An in depth look at the film career of Anthony Hopkins

Fracture (2007) Movie Review

Anthony Hopkins in Fracture 2007

Anthony Hopkins in Fracture 2007

Fracture’ starring multi-award winning British actor, Anthony Hopkins, is a clever, modern thriller directed by Gregory Hoblit, that keeps you on the edge of your seat, as the plot unfolds and the two main characters embark on what is to be a battle of wits which is not even halted by the final twist at the end.

In ‘FractureAnthony Hopkins plays Ted Crawford, a wealthy, polished L.A. business man and engineer, set in L.A. where Crawford lives in a sleek, interior designed, ranch-style house with all the usual trappings of wealth, including a six foot high rolling ball sculpture – the ultimate executive toy with which Crawford is seen to obsess with throughout the film – setting the glass marbles in motion, slowly rolling from the top of the machine and gathering momentum, delighting in their twisting journey from the top to the final stop at the bottom.  Crawford built this precision machine which serves as  symbolic reminder of his precise, meticulous charcter.  Crawford’s beautiful, younger wife (Embeth Davidtz) is having an affair with police detective Lt. Rob Nunally (Billy Burke) and Crawford shoots her through the head in cold blood in their home, then calmly and cunningly entraps her lover, who is called to the perfectly engineered scene of the crime.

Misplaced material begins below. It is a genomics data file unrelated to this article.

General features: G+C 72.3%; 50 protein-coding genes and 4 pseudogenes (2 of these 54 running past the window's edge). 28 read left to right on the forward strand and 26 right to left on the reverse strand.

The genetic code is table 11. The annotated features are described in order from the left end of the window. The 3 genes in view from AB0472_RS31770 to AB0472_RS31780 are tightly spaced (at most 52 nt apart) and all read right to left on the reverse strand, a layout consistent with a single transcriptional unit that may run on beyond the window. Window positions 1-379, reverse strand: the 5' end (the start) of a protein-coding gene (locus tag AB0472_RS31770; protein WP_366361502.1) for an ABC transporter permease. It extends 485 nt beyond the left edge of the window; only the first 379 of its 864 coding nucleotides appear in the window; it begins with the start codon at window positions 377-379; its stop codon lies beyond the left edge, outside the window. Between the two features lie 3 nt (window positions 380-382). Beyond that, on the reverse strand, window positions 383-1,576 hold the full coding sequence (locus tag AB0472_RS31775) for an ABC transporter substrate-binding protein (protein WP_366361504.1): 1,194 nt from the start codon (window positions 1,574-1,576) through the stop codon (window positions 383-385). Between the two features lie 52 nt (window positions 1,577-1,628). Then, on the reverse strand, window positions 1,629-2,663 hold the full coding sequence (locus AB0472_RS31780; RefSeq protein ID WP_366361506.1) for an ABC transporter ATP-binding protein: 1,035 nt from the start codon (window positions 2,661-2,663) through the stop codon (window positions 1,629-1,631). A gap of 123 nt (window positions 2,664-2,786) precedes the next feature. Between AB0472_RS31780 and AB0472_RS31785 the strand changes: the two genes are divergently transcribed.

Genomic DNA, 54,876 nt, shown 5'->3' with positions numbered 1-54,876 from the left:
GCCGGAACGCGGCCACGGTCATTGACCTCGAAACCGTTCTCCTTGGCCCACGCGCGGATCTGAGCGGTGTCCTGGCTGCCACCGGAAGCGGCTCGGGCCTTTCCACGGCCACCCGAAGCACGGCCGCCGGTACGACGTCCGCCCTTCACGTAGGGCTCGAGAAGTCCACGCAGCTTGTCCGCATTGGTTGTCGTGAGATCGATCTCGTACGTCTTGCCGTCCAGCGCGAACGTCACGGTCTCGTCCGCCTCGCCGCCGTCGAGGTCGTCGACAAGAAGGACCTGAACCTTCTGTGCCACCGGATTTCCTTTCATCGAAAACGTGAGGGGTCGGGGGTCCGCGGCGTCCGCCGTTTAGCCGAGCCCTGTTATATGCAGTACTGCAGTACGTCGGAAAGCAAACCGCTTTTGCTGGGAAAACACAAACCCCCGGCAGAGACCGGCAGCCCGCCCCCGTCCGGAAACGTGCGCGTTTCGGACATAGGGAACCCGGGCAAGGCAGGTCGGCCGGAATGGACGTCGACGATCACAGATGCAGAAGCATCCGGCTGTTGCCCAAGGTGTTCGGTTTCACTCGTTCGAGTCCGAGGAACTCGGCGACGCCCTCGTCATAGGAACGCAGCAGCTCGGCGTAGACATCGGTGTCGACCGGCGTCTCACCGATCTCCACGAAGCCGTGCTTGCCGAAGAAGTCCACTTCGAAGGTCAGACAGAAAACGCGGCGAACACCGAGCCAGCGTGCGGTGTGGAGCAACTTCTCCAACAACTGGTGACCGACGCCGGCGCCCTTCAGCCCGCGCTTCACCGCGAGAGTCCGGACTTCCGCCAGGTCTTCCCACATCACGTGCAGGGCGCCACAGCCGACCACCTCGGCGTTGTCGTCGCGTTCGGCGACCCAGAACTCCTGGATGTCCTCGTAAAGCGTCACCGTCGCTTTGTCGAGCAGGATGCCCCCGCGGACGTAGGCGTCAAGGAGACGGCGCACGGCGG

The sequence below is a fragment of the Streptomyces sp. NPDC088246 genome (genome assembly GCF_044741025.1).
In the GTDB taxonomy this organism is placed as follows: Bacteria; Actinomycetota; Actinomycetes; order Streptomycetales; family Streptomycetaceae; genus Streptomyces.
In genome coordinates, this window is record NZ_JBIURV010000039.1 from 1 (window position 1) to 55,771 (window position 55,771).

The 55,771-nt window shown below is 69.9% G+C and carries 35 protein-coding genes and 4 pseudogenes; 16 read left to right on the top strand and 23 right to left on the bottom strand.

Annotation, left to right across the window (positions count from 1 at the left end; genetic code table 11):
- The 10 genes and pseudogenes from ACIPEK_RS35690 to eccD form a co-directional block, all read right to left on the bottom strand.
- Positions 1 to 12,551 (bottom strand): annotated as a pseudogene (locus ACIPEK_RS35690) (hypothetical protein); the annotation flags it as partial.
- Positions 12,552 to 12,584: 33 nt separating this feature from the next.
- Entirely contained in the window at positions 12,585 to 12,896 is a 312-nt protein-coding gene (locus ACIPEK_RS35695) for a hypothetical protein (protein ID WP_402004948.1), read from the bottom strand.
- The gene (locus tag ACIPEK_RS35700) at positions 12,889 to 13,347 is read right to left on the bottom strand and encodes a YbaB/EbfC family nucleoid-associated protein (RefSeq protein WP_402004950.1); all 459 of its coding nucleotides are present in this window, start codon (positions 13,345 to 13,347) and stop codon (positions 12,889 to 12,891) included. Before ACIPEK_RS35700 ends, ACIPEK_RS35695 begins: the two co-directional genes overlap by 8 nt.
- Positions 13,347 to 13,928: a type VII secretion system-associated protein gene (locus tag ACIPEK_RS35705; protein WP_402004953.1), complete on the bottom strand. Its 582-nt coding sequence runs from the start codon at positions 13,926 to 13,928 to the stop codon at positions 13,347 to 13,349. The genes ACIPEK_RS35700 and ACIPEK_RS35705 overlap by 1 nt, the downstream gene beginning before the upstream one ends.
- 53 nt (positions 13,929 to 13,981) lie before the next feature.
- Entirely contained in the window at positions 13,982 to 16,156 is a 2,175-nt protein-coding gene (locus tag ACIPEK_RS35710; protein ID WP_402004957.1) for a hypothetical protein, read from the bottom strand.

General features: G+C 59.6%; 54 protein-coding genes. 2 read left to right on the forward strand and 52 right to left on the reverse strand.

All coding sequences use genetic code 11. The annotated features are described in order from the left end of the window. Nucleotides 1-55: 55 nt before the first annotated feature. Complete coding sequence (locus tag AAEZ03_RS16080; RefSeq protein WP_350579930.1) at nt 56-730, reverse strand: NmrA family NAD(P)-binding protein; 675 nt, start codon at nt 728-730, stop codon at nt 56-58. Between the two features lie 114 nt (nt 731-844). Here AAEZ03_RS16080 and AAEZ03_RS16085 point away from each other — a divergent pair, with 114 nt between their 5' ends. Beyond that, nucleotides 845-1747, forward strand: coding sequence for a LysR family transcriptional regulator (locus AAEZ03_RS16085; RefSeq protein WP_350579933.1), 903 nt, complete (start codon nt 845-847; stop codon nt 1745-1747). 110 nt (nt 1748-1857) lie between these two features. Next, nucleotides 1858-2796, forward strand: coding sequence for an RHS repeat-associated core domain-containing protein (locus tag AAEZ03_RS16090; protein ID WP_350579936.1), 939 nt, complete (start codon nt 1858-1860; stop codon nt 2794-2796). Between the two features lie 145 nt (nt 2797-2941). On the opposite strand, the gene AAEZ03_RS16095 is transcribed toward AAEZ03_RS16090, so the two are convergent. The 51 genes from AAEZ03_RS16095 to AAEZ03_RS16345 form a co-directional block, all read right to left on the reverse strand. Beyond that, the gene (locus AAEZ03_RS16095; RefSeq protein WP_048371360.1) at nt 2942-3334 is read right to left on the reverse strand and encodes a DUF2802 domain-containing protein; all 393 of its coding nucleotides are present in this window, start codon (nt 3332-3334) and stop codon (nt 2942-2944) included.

Fracture 2007

Ted Crawford's swanky L.A. home with the Rolling Ball Sculpture Anthony Hopkins and Ryan Gosling

Co-starring in ‘Fracture‘ is Ryan Gosling, as Willy Beacham, the upwardly mobile attorney who is appointed to prosecute the case – Willy has a 97% success rate and takes this case, believing it to be ‘open and shut’ with a signed confession from Crawford, until that is, Crawford pleads ‘not guilty’ and exercises his right to defend himself and the murder weapon mysteriously has disappeared.  Ambitious Willy Beacham has applied and been accepted to join a prestigious upstate law firm and wants no part in this case initially – he likes to win – everyone has a ‘weak spot’.  Rosamund Pike plays the glamorous Nikki Gardner, Willy’s new boss and love interest.

Ryan Gosling and Rosamund Pike in Fracture 2007

Ryan Gosling and Rosamund Pike in Fracture 2007

Crawford begins to toy with Willy, much in the same way as Anthony Hopkins did as Hannibal Lecter with Clarice Starling (Jodie Foster) in ‘Silence of the Lambs’ searching for a chink in Willy’s armour.  Meanwhile Willy is becoming more and more engrossed in finding the answer to this conundrum of the missing gun and is frustrated that he is beginning to lose the case.  The pleasure of this film is watching Hopkins perform his teasing art, keeping the element of suspense alive as he watches his opponent squirm, as his case is slowly eroded.  Willy is determined to solve this one, as this is all that stands between him and his future career, acting rather like a younger, more sophisticated Columbo as he rakes over every minutiae of the case.  A brilliant performance by both Hopkins and Gosling, raising some laughs at points, particularly in the courtroom scenes where Hopkins emerges triumphant as a litigator in person, unnerving the slick prosecutor Willy and perplexing Judge Robinson, played by Fiona Shaw, with his newfound expert legal knowledge.